Northern Tooth (Climacodon septentrionalis) is a widespread and fairly common tooth fungus. The fruiting body is annual and often massive, up to 20″ tall and 10″ wide. It consists of tight, overlapping layers of shelf-like caps joined at the base by a whitish plate. It lives high on the trunks if living hardwood trees, especially sugar maple. It enters the tree through a wound and causes heartwood rot. It is sometimes found on recently dead trees and stumps but is rarely found on fallen logs.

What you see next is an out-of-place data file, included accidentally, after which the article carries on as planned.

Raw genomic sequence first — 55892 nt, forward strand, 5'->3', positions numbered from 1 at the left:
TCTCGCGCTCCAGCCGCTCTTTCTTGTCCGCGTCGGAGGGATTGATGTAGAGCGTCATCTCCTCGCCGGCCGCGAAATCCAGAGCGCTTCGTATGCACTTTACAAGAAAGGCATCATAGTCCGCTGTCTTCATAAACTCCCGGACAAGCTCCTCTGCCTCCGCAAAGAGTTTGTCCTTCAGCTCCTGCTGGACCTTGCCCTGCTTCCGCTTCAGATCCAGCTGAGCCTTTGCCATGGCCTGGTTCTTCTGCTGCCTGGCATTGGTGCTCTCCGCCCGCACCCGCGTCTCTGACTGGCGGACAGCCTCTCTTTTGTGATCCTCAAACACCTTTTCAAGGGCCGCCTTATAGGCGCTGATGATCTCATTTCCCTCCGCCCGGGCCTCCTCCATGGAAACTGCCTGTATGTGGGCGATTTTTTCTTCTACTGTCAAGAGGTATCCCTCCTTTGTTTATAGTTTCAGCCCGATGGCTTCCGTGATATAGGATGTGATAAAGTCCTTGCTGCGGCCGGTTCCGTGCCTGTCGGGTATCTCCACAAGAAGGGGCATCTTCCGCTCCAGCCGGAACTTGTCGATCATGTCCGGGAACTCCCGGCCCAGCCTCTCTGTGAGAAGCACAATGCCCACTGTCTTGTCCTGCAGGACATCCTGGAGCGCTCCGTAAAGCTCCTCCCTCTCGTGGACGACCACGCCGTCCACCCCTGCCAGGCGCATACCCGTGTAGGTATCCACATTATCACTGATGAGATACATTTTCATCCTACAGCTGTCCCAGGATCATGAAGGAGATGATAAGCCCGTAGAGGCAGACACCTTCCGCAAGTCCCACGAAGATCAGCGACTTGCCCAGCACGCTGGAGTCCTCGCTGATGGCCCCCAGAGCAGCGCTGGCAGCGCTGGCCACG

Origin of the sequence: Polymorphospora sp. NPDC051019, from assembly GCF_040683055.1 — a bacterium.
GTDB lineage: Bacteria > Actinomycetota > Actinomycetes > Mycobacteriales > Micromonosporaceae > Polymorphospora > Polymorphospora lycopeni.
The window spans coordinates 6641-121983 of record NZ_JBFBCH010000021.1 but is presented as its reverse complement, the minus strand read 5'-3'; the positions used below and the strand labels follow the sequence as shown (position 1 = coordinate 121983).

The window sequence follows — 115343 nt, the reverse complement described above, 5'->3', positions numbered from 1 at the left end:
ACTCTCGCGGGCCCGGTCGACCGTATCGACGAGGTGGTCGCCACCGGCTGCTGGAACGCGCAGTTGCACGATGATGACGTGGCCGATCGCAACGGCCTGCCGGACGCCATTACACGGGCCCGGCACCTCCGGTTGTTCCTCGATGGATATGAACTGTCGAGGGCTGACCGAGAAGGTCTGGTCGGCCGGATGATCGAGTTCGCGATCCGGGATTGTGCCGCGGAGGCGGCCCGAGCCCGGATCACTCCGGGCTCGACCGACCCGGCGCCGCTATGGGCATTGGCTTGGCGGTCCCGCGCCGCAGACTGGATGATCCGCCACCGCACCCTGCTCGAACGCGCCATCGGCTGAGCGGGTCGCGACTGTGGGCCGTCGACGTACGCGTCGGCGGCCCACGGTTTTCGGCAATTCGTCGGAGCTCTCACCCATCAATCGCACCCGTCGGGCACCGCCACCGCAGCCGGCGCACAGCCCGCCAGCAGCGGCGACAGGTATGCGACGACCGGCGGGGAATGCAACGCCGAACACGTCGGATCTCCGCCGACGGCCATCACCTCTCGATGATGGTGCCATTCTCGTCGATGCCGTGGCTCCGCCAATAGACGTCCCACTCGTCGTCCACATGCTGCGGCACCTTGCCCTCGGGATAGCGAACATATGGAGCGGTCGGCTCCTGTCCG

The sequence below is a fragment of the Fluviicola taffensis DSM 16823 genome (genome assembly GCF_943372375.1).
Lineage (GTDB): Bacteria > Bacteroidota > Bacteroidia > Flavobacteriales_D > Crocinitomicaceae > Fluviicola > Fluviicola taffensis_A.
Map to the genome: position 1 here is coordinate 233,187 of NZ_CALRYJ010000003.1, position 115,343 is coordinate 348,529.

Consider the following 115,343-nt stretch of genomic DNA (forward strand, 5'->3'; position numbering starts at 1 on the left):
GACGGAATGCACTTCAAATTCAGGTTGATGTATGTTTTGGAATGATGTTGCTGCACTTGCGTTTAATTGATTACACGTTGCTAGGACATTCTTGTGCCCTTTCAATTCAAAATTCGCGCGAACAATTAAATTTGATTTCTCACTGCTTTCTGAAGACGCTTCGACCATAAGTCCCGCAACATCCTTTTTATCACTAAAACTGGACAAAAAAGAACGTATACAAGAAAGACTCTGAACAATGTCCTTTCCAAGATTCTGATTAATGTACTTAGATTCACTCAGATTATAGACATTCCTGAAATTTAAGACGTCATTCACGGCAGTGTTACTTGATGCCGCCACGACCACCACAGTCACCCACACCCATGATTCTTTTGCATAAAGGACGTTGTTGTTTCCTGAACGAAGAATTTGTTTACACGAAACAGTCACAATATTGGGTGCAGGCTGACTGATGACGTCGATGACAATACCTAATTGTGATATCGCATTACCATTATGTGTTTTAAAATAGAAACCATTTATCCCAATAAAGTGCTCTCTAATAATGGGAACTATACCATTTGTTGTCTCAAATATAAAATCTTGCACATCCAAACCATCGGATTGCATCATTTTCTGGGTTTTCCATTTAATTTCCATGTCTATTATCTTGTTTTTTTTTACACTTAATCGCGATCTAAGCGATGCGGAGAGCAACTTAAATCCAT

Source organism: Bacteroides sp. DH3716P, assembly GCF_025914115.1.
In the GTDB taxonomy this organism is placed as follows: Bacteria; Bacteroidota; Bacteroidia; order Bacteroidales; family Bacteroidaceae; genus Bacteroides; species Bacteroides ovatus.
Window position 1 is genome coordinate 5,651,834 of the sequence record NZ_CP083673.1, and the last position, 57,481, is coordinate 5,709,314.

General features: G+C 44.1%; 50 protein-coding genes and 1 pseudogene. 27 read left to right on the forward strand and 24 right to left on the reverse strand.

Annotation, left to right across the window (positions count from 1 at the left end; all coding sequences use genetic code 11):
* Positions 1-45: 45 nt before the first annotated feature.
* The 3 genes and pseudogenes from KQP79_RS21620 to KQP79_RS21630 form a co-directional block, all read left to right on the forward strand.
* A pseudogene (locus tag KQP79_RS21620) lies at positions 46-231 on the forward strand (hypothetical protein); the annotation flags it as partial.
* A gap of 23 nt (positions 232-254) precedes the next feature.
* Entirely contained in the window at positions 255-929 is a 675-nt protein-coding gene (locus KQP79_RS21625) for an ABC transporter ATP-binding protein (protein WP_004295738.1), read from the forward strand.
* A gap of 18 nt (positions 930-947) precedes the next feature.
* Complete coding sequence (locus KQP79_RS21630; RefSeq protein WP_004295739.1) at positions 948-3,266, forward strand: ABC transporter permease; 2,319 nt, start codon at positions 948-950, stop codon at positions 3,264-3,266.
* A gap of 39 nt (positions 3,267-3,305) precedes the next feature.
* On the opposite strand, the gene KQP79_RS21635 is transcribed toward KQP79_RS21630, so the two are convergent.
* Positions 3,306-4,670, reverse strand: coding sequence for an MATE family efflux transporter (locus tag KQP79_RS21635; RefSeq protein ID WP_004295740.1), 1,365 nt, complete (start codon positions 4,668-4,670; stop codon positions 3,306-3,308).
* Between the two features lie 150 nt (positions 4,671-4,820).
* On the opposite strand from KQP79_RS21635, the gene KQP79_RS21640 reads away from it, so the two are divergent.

Northern Tooth is not poisonous but is not edible due to a bitter taste and a tough texture. It has a sour smell when it is fresh, an unpleasant, rancid odor as it dries.